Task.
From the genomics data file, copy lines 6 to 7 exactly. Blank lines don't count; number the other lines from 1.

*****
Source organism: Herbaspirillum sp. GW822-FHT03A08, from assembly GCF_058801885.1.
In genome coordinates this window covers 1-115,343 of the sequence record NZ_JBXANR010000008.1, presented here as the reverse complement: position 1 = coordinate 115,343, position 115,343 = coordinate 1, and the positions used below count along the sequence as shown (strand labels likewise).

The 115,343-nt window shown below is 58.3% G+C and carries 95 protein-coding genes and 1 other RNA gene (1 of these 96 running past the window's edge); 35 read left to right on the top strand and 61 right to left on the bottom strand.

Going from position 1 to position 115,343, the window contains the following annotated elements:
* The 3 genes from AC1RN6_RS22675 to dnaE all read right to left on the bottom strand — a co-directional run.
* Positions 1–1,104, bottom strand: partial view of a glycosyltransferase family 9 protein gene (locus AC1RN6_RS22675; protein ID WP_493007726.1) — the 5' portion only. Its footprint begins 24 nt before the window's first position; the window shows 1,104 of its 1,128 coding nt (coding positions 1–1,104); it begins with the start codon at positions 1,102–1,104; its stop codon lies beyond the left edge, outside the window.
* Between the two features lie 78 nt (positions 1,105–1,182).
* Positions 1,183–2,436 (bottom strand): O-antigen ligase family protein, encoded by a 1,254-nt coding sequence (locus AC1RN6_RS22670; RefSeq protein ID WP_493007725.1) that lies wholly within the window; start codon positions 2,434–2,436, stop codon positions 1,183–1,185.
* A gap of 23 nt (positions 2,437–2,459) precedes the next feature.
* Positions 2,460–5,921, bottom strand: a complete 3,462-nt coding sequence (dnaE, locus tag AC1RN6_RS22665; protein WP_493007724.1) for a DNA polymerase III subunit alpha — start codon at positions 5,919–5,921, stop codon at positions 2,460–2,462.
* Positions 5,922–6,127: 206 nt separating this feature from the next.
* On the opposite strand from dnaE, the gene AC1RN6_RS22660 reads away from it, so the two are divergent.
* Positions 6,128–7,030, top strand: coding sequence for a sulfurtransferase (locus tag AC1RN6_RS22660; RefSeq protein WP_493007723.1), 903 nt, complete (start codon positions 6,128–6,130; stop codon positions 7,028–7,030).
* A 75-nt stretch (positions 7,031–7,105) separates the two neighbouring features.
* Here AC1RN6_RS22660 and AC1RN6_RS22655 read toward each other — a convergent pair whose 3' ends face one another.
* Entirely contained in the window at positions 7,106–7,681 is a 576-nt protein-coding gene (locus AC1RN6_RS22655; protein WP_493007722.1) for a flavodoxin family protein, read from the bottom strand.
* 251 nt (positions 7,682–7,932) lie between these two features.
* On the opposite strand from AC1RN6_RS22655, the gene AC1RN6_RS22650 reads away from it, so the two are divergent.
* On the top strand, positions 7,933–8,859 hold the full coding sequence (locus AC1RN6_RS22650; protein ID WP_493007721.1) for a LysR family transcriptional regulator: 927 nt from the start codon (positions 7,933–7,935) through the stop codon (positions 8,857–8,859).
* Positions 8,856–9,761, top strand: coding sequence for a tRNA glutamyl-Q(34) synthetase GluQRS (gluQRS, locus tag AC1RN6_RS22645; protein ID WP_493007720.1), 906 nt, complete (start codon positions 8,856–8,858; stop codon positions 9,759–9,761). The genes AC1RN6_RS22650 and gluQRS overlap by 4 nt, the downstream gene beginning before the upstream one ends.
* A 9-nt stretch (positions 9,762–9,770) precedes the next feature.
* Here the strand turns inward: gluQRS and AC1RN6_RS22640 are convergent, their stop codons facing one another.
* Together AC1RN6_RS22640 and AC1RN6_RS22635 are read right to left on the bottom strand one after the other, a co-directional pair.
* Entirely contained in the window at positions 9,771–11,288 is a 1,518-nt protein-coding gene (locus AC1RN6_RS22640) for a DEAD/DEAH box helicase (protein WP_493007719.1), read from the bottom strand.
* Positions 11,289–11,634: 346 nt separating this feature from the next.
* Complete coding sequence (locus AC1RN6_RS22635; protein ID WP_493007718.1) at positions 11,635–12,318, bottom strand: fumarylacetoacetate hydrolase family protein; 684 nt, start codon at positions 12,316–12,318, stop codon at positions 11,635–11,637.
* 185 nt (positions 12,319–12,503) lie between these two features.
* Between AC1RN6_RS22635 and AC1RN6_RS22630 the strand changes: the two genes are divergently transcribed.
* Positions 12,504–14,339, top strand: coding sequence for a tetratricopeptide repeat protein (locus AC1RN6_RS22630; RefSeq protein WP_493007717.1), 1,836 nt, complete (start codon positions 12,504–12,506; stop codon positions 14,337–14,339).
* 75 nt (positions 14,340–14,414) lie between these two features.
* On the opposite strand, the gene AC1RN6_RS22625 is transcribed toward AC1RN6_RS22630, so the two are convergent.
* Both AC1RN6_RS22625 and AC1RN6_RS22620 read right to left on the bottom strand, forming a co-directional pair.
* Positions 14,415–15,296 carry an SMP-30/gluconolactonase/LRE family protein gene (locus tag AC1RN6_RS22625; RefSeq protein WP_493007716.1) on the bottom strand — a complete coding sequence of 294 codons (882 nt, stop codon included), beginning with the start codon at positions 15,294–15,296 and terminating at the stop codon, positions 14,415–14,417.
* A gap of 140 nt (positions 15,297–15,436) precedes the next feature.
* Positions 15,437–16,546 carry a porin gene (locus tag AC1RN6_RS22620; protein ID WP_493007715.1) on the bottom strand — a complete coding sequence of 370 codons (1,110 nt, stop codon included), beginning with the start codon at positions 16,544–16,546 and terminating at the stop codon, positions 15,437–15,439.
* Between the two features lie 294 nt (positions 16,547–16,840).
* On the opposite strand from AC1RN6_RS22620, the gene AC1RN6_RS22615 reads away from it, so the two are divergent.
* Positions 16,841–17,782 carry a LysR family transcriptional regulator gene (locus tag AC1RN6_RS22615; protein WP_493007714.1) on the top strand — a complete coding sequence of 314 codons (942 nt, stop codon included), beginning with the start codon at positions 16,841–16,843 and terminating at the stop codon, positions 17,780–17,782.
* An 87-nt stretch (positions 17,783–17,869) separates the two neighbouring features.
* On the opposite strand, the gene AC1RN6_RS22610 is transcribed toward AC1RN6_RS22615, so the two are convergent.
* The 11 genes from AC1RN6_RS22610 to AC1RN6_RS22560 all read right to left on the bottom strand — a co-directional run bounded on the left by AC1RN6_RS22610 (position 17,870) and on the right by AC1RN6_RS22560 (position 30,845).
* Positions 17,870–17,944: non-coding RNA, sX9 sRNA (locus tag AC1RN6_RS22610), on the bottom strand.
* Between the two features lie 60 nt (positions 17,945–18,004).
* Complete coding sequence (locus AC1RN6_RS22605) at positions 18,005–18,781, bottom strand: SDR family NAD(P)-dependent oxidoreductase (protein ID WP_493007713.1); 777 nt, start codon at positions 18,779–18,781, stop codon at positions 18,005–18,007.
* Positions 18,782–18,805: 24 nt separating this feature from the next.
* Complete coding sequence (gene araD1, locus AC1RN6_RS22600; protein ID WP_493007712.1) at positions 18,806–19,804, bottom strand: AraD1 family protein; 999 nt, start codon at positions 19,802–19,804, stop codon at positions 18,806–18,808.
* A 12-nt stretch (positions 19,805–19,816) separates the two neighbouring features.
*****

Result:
* Positions 1–1,104, bottom strand: partial view of a glycosyltransferase family 9 protein gene (locus AC1RN6_RS22675; protein ID WP_493007726.1) — the 5' portion only. Its footprint begins 24 nt before the window's first position; the window shows 1,104 of its 1,128 coding nt (coding positions 1–1,104); it begins with the start codon at positions 1,102–1,104; its stop codon lies beyond the left edge, outside the window.
* Between the two features lie 78 nt (positions 1,105–1,182).